Howard Zinn is an interesting historian, partly because he is so mundane. His field of specialty is the history of class struggle – hardly anything to write home about. What makes him interesting, is that he writes about class struggle in the US, where the very idea that there are separate classes, never mind a struggle between them, is complete taboo. Nonetheless, his 1980 book A People’s History of the United States has sold more than a million copies (not bad for an academic history book), and even the New York Times, which is about as mainstream as they come, poured praises over the book. I have read it, and it is a very interesting, well written book.
The most interesting thing about Zinn is the fact that in many ways he is a European historian trapped in an American body. He does two things that European historians do so often, they take it for granted: He believes it is impossible and undesirable to be objective as a historian and he writes mostly about power and class struggle. But he also does two other things which are extremely rare of any historian: He turns his work into activism, and he translates often complex concepts into plain language. He is a people’s historian in two senses of the word: He researches and writes about the lives of ordinary people, and he goes out of his way to make his work accessible to ordinary people also.
Today, while taking my now weekly traditional walk about the International District, I took a recent lecture by Zinn to listen to. The topic of this talk is what he calls “Three Holy Wars” meaning three wars which are sacred in the US national myth – the war of independence, the American civil war, and the Second World war. First he notes that the wars are “holy” because one is not permitted to speak critically of them – they are considered as having been completely just and fought for high moral principles. He develops a few interesting points on examining these three wars:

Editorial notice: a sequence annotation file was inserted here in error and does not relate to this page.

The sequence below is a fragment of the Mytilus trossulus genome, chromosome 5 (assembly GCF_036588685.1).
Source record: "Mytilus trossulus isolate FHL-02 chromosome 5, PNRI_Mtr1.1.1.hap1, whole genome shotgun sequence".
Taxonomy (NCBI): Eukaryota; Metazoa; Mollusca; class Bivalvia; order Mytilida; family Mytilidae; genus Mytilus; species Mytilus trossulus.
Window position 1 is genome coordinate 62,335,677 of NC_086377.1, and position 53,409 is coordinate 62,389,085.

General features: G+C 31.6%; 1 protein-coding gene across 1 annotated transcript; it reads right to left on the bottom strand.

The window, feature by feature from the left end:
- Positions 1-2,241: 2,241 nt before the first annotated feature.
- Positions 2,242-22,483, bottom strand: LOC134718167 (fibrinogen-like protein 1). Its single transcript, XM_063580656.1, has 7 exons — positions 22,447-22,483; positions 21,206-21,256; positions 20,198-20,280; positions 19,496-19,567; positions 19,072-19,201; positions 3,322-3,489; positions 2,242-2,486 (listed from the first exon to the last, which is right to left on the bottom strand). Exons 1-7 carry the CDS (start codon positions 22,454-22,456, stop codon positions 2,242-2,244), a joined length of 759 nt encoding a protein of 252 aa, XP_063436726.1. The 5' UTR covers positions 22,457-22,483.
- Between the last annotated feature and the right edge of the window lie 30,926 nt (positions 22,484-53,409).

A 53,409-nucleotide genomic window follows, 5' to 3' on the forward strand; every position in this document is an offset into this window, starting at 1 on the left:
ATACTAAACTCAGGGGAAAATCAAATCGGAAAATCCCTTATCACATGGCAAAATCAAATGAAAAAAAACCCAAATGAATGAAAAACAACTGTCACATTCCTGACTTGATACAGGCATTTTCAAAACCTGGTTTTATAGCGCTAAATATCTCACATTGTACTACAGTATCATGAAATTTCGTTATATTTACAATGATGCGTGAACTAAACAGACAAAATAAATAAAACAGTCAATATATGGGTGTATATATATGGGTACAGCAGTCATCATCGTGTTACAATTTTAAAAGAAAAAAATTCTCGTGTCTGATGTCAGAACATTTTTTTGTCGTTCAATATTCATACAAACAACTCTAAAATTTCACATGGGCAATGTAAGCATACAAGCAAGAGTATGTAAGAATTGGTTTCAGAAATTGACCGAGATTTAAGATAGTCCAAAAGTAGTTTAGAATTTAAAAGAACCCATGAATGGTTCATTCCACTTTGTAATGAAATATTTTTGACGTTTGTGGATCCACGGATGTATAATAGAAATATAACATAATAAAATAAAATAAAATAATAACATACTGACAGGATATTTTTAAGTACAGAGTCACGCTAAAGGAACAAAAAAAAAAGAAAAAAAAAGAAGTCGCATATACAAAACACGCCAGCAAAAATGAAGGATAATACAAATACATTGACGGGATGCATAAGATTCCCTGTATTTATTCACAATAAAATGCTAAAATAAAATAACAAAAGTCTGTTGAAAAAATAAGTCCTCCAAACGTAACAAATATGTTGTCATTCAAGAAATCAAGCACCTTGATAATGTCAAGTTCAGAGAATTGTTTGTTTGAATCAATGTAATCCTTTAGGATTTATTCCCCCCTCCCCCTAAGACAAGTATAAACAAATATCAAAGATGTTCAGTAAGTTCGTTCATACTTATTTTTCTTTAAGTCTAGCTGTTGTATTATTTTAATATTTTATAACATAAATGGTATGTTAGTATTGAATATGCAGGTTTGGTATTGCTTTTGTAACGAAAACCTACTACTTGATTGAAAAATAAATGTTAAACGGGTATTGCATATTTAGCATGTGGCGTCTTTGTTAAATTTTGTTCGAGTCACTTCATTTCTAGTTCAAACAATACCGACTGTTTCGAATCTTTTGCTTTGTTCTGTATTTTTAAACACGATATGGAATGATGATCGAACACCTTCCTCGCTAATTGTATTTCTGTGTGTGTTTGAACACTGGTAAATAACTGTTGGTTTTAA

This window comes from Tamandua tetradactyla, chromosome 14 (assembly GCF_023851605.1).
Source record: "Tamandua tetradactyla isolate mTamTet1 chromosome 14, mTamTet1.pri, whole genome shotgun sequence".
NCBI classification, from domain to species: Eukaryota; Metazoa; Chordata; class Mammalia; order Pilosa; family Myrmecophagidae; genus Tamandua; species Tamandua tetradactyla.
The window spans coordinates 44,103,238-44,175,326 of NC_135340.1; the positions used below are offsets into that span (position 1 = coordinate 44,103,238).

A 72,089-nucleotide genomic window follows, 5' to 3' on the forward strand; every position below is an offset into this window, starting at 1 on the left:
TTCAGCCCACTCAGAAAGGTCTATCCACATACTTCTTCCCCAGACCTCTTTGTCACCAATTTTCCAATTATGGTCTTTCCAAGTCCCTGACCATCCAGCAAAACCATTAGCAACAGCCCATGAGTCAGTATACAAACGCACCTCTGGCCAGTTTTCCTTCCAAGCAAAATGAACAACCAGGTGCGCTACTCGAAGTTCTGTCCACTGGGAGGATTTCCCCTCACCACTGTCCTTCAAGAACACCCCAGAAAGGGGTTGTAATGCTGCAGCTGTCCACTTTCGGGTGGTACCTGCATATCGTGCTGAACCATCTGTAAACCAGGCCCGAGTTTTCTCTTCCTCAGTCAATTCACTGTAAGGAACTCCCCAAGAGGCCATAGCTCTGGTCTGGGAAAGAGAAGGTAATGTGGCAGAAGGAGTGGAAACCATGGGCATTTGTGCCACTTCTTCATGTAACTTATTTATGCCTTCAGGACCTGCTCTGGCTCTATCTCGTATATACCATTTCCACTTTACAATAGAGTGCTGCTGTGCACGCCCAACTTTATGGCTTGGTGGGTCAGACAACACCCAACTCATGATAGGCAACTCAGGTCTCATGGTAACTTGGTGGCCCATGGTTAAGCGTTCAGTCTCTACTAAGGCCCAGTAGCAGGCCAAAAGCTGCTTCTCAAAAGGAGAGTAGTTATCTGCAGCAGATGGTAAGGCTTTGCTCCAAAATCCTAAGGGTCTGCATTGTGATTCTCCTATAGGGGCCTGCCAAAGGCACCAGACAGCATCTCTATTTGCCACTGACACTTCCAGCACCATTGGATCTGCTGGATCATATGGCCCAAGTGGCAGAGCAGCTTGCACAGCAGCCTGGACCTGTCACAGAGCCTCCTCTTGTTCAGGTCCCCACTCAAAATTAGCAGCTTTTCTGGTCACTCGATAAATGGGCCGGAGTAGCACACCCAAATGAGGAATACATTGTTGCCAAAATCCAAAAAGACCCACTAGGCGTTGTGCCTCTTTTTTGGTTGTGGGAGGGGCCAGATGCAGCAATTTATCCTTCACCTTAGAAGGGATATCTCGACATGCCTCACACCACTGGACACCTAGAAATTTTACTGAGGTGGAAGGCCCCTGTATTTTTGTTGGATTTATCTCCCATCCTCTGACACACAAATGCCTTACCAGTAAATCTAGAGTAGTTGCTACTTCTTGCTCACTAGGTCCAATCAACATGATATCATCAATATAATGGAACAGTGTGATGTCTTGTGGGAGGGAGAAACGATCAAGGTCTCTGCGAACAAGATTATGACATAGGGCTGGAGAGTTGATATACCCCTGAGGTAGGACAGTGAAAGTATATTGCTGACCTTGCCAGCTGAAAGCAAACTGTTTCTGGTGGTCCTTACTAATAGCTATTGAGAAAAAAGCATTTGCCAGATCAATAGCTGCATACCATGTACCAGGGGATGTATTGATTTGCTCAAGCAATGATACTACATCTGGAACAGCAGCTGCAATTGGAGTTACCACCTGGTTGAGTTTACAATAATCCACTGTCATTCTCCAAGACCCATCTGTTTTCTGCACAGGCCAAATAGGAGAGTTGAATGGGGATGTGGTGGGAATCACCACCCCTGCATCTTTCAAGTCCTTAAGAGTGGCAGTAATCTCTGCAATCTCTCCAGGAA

1. American historians are not capable of separating a just cause for a war from a just war. For instance he asks, was independence from Britain a just case for the American colonists? Yes, probably. But Canada too was a British colony, and is now independent, and they did not have to fight a was to achieve that. Similarly, many countries achieved emancipation without fighting wars to do it.
2. The human costs of these wars are not examined, and the benefits are not examined correctly – only the high moral outcomes are discussed. The second world war killed 50 million people, and maimed or injured an unknown number. However, the personal consequences to those individuals and their families is never discussed. It is assumed that it was worth the cost because of the high moral outcome (in this case, ending fascism). Of course, the second world war did not end fascism or militarism, much as the civil war did not end slavery – it simply transformed it into wage slavery and other forms of class-based oppression. The wars are still considered great and just by virtue of their declared moral outcomes.
3. No-one asks which class gained and which class lost from these wars. The civil war was fought mostly by the poor. In the North, you could buy your way out of the draft for $300, and in the South, only 1 in 6 of those fighting owned any land or slaves. Similarly, the conditions for the non-cpmissioned troops during the revolutionary war were so poor that on several occasions the troops mutinied against Washington. However, the standard histories do ont cover these aspects – war is seen as an endevour where all all equal in their sacrifice; where in fact the sacrifice and benefit are felt in the same way as they are felt in the society at large.